This year marks the 50th anniversary of the 1951 UN convention related to the status of refugees. Khashaba notes that Egypt was among the member countries that participated in drafting the 1951 Geneva Convention, as well as the 1969 OAU Convention on Refugees. She added, however, that Egypt does not always receive the assistance it needs from wealthy countries in this regard. Contrary to the OAU convention, many wealthy countries in Western Europe maintain that refugees fleeing war and persecution are not automatically eligible for formal refugee status. UN budget allocations to Egypt for refugee welfare programmes have fallen twice by a total of 20 per cent in 1999 and 2000.
Khashaba pointed out that status determination procedures are often lengthy, fastidious and complex. The bulk of African refugees, though they may have sought Egypt only as a transit point, end up remaining in the country -- many of them illegally, if the UNHCR does not award them refugee status. Without assistance or official status -- and even, in many cases, with the help provided by charity and aid organisations -- most refugees have a hard time making ends meet and some resort to criminal activities to survive. Khashaba says that while the UNHCR receives and grants refugee status to some 30 per cent of asylum seekers in Egypt, the other 70 per cent are technically the responsibility of the Egyptian government.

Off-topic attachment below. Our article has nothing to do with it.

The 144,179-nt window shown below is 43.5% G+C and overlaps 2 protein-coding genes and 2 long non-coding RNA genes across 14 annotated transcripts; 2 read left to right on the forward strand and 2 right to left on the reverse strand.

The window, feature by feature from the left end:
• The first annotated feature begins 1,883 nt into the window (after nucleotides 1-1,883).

"There is no legal framework or national legislation in Egypt governing the granting of asylum," explains Khashaba. "We focus on implementing the existing 1951 UN and the 1969 OAU conventions. The Egyptian government cooperates very closely with the UNHCR to ensure adequate protection for refugees and people in need of international protection." Khashaba stressed, however, that Egypt is still a developing country with limited resources, saying that the government has legitimate concerns about the social and economic cost of receiving, housing and providing for refugees.
It is for this reason that a joint committee composed of members from various ministries and entities dealing with refugee problems was established in Egypt "to find the ways and means to develop a mechanism for determining refugee status," says Khashaba. "A number of conclusions were reached and the Cairo office of the UNHCR was accordingly notified."
Khashaba spoke of an "electronic network" between the UNHCR and the ministries of interior and foreign affairs to guarantee acceleration of basic data and information on refugees and asylum seekers. Yet the fact remains that with all the good intentions of the officials concerned, all relevant bodies must still juggle their spending requests.